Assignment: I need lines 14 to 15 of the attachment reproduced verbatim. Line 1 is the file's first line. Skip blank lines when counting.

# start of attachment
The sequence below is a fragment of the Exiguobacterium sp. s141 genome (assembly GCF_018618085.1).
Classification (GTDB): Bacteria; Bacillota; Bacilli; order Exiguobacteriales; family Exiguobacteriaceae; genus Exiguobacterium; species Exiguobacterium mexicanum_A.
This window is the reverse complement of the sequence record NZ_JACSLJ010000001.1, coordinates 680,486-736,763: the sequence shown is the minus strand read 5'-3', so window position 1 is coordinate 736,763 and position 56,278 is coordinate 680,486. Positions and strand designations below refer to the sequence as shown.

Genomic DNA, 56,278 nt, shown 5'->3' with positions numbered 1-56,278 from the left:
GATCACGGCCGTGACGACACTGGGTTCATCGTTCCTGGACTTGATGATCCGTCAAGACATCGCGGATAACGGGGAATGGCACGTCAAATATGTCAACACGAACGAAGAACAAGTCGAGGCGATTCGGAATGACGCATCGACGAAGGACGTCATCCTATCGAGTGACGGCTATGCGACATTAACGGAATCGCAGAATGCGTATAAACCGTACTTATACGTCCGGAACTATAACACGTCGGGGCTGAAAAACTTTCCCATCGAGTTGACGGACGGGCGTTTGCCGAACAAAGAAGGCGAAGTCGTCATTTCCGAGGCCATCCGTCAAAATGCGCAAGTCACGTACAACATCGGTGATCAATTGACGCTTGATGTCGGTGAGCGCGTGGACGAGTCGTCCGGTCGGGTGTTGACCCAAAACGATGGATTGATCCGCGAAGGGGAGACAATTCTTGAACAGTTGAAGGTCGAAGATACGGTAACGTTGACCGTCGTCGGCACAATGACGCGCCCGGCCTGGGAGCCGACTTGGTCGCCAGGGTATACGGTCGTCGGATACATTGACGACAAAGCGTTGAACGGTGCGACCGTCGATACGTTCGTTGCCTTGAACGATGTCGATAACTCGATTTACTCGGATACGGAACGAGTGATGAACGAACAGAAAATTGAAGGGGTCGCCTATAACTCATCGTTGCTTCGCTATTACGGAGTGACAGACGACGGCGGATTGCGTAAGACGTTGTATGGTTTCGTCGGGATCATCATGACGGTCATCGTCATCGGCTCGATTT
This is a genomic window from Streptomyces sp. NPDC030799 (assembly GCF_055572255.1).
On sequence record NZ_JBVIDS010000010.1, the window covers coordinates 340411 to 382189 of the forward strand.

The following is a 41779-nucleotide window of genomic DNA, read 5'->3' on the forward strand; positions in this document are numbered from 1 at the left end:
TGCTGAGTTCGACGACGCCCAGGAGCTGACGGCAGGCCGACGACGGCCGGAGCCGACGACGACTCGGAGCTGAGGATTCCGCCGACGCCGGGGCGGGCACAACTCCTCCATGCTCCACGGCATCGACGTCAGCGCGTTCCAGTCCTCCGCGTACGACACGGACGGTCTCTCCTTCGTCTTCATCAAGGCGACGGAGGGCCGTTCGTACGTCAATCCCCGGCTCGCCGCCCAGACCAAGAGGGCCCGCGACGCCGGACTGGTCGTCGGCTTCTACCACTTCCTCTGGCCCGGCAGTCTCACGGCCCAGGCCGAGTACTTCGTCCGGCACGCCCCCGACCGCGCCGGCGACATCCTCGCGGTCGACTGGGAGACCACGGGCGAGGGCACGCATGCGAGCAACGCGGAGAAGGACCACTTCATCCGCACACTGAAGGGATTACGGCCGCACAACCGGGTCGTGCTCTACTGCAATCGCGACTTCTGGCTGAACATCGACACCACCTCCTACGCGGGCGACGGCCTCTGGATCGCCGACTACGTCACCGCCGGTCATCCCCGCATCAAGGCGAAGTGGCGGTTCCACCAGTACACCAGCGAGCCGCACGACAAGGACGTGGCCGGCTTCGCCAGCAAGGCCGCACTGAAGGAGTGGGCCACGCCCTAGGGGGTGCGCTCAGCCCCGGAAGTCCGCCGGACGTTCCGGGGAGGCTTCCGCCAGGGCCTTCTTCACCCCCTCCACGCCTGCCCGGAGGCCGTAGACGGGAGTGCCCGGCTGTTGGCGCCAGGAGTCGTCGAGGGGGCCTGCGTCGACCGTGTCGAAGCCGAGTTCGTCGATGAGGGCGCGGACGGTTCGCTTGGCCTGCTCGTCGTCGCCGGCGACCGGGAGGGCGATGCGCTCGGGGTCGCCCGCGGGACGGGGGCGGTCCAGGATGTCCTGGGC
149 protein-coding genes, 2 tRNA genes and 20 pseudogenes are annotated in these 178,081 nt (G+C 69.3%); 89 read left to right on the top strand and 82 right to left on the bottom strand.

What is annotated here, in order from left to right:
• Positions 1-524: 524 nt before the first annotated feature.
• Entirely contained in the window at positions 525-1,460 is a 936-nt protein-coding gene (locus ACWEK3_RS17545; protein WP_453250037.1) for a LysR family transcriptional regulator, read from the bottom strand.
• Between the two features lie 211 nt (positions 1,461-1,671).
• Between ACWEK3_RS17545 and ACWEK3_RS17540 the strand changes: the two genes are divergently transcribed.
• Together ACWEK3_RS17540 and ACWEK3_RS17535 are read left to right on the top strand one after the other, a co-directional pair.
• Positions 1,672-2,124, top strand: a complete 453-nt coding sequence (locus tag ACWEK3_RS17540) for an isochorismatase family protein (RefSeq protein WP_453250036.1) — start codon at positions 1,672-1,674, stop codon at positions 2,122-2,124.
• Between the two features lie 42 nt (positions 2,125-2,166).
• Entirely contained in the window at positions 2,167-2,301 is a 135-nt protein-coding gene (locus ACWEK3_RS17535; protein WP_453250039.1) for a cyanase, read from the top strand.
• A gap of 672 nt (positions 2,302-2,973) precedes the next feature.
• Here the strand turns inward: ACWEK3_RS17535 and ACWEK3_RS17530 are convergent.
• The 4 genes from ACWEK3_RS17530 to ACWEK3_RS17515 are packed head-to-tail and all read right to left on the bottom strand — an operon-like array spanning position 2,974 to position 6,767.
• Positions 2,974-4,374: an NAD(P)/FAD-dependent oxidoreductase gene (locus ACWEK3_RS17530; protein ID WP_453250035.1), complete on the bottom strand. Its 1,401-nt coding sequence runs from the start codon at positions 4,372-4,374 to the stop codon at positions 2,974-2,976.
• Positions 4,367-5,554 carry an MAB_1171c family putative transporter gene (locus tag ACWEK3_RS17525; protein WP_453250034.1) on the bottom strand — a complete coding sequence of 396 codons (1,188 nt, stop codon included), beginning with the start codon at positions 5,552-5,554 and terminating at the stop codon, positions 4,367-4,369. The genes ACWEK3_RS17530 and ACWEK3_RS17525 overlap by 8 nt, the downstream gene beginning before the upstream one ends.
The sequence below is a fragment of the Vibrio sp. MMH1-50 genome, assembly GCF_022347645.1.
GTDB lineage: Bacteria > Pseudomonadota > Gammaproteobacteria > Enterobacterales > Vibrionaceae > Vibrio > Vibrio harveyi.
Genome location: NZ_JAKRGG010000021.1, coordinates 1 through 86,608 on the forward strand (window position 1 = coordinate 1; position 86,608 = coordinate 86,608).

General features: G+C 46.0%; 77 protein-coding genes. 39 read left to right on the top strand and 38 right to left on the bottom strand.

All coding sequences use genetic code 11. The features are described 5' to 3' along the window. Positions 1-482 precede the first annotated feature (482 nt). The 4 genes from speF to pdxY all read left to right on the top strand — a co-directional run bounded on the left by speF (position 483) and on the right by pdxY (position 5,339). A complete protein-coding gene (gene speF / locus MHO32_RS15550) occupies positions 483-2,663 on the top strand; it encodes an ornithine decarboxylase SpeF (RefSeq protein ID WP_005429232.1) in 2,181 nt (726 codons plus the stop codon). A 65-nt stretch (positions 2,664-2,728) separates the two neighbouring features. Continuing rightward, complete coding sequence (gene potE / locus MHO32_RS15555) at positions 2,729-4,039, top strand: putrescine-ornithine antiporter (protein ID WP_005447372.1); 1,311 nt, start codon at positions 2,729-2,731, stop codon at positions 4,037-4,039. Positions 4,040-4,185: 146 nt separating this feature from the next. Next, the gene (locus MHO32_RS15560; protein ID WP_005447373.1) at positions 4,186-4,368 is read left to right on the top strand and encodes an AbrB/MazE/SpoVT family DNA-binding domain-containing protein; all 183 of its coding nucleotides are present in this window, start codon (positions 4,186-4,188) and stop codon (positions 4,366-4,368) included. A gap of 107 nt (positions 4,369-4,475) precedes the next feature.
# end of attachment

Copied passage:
• Between the two features lie 211 nt (positions 1,461-1,671).
• Between ACWEK3_RS17545 and ACWEK3_RS17540 the strand changes: the two genes are divergently transcribed.